Our Royal Charter

CIfA is incorporated by Royal Charter in recognition of CIfA’s role as the leading professional body representing archaeologists working in the UK and overseas.

The Charter was awarded in 2014 and we formally launched as the Chartered Institute for Archaeologists on 9 December 2014.

Our Charter enables us to petition the Privy Council Office for the power to confer individual Chartered status on archaeologists in recognition of their skill and professionalism.

For more information on individual chartered status, please click here

What does a Royal Charter mean?

Royal Charters are awarded to bodies which have demonstrated pre-eminence, stability, permanence, and service of the public interest. Chartership is widely seen as the ‘gold standard’ for excellence and integrity in the modern professional world.

This is a significant step forward for archaeology as a profession and is something to celebrate, but is not the end of the process. Members of other professions will recognise the stamp of charter and look for individuals and organisations who are linked to chartered bodies but we still need to work with members, Registered Organisations and colleagues across a range of bodies including the National Agencies, ALGAO and FAME to ensure that the grant of Charter brings real benefits to the profession.

You can find archived content relating to the development of our Charter and future plans for the profession from the launch event here.

How does our Royal Charter affect the Institute?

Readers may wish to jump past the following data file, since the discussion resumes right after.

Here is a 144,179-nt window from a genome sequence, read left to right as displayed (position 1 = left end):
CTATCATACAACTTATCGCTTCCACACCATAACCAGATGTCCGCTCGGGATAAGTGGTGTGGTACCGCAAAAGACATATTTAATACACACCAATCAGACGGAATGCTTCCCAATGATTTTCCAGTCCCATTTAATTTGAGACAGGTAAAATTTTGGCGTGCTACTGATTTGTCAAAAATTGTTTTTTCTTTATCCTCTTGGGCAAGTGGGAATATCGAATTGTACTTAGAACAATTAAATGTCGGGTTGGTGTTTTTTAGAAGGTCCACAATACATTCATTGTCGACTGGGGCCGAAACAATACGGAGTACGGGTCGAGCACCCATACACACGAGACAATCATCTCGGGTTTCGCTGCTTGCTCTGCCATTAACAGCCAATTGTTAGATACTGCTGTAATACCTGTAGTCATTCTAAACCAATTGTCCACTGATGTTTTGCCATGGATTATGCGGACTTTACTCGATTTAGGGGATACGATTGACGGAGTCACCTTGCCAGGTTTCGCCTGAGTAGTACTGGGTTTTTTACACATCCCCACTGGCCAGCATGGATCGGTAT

Our Charter sets out CIfA’s objectives and requires us to work to promote the archaeological profession in service of the public. In this regard, we continue to promote high professional standards and strong ethics in archaeological practice, to maximise the benefits that archaeologists bring to society in the same ways as we did before being awarded our Charter.

The Charter brings with it governance requirements and a relinquishment of independent right to change CIfA’s constitution, governance, and by-laws. Future changes now need to be ratified by the UK Government, through the Privy Council Office, as well as by CIfA members.

These responsibilities are reflected in the CIfA bye-laws which establish a governance structure of a Board of Directors (responsible for running the institute) and an Advisory Council (which will focus on policy and long-term strategy). This structure enables greater representation from CIfA membership with both individual elected members and representation via our Area and Special Interest groups (who each have a seat on the Advisory Council).

Further information